If you’ve ever done any work on personal development, you know the statistic that only a very tiny amount of how you communicate is verbal. In fact only 9% of communication is in the words we actually use. In saying that however, for anyone that’s trying to convince people of something, whether that’s as a leader, manager or seller of products or ideas the language you use is phenomenally important too. We live in a world of hyperbole and superlatives – it’s driven by social media – everything is amazing, super, awesome, epic and almost always followed by hundreds of exclamation marks. Often we can’t use this kind of language in business but that doesn’t mean we need to go to the opposite end of the spectrum. In an attempt to sound nice, non pushy, compliant, open to ideas and challenge I find that what many people are prone to do in a business environment is use very soft language. This is unfortunately often true of women, but it can also be true of anyone that’s ever had the feedback that they’re too pushy, or anyone that suspects that they might not quite have the audience on side – both sets of people tend to use it for the same reasons. They never want to appear too sure – they avoid opening themselves up to too much risk.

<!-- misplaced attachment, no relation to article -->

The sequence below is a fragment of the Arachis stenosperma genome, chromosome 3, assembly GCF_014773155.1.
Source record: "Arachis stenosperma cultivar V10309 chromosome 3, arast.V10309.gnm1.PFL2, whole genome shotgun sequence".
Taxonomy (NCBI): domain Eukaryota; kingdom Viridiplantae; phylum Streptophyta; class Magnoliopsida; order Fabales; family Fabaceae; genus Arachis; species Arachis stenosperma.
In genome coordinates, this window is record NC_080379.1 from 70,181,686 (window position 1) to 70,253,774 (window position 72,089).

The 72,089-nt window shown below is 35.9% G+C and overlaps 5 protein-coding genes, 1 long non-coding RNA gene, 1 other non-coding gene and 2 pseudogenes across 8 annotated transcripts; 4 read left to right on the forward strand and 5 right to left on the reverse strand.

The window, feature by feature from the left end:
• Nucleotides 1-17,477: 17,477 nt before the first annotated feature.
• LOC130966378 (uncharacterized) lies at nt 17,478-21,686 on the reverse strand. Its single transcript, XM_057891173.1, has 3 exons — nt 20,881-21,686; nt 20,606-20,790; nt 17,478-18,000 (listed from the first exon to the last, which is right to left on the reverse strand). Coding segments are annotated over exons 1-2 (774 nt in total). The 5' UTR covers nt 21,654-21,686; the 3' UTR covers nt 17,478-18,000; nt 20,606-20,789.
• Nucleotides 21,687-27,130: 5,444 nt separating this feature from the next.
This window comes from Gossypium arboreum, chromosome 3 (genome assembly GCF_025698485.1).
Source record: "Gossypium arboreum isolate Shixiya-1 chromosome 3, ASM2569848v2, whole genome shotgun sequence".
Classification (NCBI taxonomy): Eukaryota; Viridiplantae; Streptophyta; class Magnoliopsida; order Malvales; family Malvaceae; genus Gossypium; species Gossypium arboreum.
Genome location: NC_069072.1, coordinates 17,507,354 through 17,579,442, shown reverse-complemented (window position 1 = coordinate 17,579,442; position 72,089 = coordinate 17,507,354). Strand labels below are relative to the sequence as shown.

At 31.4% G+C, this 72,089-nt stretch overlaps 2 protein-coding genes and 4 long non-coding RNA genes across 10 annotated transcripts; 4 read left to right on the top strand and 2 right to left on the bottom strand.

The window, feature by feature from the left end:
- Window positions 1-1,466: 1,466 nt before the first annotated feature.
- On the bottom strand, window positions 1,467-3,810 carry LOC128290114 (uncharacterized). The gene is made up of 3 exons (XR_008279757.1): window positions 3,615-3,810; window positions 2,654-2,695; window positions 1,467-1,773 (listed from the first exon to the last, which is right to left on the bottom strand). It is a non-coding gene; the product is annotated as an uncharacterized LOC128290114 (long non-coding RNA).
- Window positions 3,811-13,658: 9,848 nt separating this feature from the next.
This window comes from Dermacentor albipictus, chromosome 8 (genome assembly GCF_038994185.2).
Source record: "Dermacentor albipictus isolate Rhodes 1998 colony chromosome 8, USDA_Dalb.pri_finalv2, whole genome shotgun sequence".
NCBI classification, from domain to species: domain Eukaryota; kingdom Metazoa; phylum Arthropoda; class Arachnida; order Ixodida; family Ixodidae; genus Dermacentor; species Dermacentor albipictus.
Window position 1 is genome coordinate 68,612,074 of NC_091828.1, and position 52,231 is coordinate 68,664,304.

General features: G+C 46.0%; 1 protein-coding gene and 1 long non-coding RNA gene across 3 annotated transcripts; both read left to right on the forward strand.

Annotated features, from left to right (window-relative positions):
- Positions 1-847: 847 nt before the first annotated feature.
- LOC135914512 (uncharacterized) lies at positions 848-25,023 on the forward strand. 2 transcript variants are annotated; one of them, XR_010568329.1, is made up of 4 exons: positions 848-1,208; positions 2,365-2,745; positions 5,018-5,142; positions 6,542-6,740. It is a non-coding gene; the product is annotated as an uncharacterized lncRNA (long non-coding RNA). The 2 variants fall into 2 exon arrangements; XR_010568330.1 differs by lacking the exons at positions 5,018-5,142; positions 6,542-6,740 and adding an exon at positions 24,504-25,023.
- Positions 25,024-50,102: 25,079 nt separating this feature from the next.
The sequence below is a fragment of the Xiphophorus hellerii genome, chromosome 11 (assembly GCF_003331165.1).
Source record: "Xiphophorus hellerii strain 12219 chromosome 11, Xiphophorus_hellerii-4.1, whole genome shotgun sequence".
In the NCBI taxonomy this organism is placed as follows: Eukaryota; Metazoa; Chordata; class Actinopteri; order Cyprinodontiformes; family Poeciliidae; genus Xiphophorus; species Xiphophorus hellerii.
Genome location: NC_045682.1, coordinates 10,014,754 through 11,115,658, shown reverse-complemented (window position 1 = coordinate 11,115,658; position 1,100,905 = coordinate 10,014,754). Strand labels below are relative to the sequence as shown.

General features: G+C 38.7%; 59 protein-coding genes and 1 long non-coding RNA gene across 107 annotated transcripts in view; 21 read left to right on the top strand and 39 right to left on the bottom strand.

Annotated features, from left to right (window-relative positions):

The words I'm talking about are these:
The trouble with words like this is that when you use them, you seem unsure. I challenge you to look through the history books and find a leader who didn’t seem quite sure of what they stood for. And would you really buy anything from a sales person who didn’t really seem to believe in their product. Next time you watch a speech by a politican, or a presentation by someone who really inspires people, watch out for the language they use. They will use words like will, must and can to demonstrate their certainty and foster yours.
Take a leaf out of their books and be aware of when you're using these half baked words. It might take a bit of practice to feel comfortable sounding so certain but you will quickly see results.